New York State now has some of the toughest gun ownership legislation in the country. The process for obtaining a license to possess or carry a rifle, shotgun or handgun depends upon the county or city of residence of the applicant. State gun licensing laws confer a great deal of authority on local agencies in the decision-making process.
New York State Rules for Concealed Weapons
People living anywhere in New York, except within the five boroughs of New York City, must abide by state and federal regulations pertaining to firearm ownership. A state license is not required to possess a rifle with a barrel of at least 16 inches in length and a shotgun with a barrel that is at least 18 inches long. Possessing a rifle or shotgun in New York City is illegal without a license issued by the New York City Police Department.
Possession of a handgun requires a license obtained from the licensing authority in the city or county of residence of the applicant or, in the case of a business owner, the business location. The licensing authority might be a judge, county clerk or police official depending upon local rules and ordinances.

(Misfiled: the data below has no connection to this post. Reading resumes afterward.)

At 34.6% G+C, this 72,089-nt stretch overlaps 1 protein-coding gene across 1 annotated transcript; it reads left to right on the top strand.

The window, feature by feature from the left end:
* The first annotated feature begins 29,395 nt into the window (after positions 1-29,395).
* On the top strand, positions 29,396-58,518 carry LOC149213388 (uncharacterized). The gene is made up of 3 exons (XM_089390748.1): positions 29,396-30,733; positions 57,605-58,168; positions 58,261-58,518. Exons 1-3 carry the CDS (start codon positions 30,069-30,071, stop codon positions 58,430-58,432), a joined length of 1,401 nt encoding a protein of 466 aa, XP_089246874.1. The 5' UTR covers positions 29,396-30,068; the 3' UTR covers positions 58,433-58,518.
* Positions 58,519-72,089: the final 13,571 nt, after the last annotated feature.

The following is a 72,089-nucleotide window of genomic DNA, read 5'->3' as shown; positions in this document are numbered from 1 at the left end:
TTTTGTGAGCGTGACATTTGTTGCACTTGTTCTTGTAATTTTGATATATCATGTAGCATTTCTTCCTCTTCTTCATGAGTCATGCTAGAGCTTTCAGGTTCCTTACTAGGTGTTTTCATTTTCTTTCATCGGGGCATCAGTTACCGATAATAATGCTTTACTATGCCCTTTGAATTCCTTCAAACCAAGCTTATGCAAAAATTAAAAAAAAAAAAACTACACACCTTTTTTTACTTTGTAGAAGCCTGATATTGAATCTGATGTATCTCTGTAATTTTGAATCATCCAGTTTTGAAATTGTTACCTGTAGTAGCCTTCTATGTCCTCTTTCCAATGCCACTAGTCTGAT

Steps in the Application Process to Carry a Gun
Getting a license to carry a concealed weapon begins with the completion of an application form. The form requests the name, address and personal information about the applicant, the names of character references and the reason why the applicant needs to carry a weapon. Along with the application, an applicant must submit a set of fingerprints that are sent to FBI and the New York State Police.
A license to own and possession a gun in New York also authorizes a person to carry the weapon unless the license is restricted. Practically all licenses issued in New York are restricted unless an applicant can establish good cause why permission to carry a concealed weapon should be granted.
General Requirements for a License to Carry a Weapon
An applicant must be at least 21 years of age and a resident of the city or county in which the application is submitted and cannot be a convicted felon or otherwise prohibited under state or federal law from owning a firearm. Some jurisdictions within New York also require a personal interview of the applicant or completion of a firearms training program prior to issuance of the license.